However, Darwin’s cannot make those claims as their food is not manufactured in a human food facility. Therefore, Darwin’s cannot, by law, be considered “human grade” because it is made in a pet food facility and as such those claims are considered false and misleading. To label food as a “human grade pet food,” the ingredients must be suitable for humans, and the food itself must meet strict FDA manufacturing and packaging regulations for human food.


Raw pet food enthusiasts will insist that the FDA investigation of Darwin’s failures is part of a malevolent scheme to throw all raw pet food manufacturers under the bus. And although the focus of the FDA warning is about Darwin’s specifically, it is unmistakably a broader warning about raw pet food in general. Regardless, as the FDA has a zero-tolerance policy for Salmonella and any other pathogenic bacteria in pet food – raw or cooked – means that the FDA will bust any manufacturer selling any pet food found to be contaminated with harmful bacteria.

Admittedly, there seems to be a disturbing pattern of kibble manufacturers getting handled with regulatory kid gloves as compared to raw pet food manufacturers. However, the primary message we should focus on is that any pet food contaminated with pathogens – whether raw or cooked – puts pets and humans at risk.


Although one can argue that raw pet food manufacturers come under closer scrutiny than cooked pet food manufacturers it cannot be argued that raw pet food, in general, has a higher risk of being contaminated with bacteria. Whether consumers feel that risk is one they are willing to take is a personal choice, the fact remains that bacteria is not allowed to be in any pet food – cooked or raw – because of the risks that such foods have.


The FDA recommends that consumers should not feed their pets recalled lots of raw pet food manufactured by Darwin’s. And consumers who purchased this raw pet food should throw it away. People who think they might have become ill or their pets may be ill from exposure to contaminated raw pet food should talk to their health care providers or veterinarians.

The FDA also recommends that consumers who had this product in their homes should clean their refrigerator and clean and disinfect all bowls, utensils, food prep surfaces, pet bedding, toys, floors, and any other surfaces that the food or pet may have had contact with. Because animals can shed the bacteria when they have bowel movements, it’s particularly important to clean up the animal’s feces in yards or parks where people or other animals may become exposed.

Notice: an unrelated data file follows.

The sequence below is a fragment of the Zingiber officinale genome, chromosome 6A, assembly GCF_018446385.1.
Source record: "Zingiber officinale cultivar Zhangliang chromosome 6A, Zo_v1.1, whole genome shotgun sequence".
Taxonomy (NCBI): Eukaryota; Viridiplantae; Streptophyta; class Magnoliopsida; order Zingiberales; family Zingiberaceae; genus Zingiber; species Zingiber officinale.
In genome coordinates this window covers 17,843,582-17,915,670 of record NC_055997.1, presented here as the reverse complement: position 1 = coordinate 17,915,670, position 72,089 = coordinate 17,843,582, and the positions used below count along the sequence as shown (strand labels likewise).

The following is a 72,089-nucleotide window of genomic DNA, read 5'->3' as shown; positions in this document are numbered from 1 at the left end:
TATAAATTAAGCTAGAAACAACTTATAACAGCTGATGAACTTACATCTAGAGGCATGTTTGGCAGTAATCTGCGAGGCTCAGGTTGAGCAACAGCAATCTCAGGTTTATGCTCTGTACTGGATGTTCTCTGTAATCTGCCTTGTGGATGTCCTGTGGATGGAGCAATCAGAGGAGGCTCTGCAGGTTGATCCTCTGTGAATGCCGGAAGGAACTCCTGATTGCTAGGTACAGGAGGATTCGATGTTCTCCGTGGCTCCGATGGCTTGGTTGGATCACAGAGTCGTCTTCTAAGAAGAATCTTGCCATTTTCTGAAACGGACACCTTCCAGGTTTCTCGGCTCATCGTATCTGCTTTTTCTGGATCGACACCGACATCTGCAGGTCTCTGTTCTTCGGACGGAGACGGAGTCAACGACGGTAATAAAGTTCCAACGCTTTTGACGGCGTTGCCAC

To find out more about the health risks of pathogenic pet food and the answers to the following questions can be found on the FDA’s warning page:

What are the Symptoms of Salmonella Infection (Salmonellosis)?
How Soon After Exposure do Salmonellosis Symptoms Appear?
What are the Complications of Salmonellosis?
Who is at Risk of Salmonellosis?
What are the Symptoms of Listeria Monocytogenes Infection (Listeriosis)?
How Soon After Exposure do Listeriosis Symptoms Appear?
What are the Complications of Listeriosis?
Who is at Risk of Listeriosis?

The FDA encourages consumers to report complaints about this and other pet food products electronically through the Safety Reporting Portal or by calling their state’s FDA Consumer Complaint Coordinators. To find out more, visit FDA’s page on “How to Report a Pet Food Complaint.” Find out more about Salmonella and Listeria from the CDC.


Darwin’s Recalls Pet Food For Salmonella and Listeria; Pathogen Problems Date Back 17 Months

Sharp Bones, Plastic Bags and Metal Found in Darwin’s Dog Food; Complaints Date Back Months

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Mollie Morrissette

Mollie Morrissette, the author of Poisoned Pets, is an animal food safety expert and consumer advisor. Help support her work by making a donation today.